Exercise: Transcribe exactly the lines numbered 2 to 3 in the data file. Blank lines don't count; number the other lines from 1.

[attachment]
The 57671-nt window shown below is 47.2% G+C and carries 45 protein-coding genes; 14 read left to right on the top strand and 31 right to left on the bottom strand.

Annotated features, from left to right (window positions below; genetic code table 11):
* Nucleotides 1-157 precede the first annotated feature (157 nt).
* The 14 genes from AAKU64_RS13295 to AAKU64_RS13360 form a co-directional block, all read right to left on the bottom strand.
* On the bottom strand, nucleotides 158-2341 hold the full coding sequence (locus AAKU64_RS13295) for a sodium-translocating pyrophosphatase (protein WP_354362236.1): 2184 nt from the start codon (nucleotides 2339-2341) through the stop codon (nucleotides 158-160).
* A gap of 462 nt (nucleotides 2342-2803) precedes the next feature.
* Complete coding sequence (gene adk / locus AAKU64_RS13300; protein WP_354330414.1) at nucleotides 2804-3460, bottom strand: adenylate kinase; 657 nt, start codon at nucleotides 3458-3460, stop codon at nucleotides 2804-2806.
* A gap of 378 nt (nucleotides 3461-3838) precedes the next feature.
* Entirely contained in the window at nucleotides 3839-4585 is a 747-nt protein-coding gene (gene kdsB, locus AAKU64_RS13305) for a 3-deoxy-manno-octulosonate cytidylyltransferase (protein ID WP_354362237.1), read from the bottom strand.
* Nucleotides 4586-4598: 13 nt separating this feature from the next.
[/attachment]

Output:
Annotated features, from left to right (window positions below; genetic code table 11):
* Nucleotides 1-157 precede the first annotated feature (157 nt).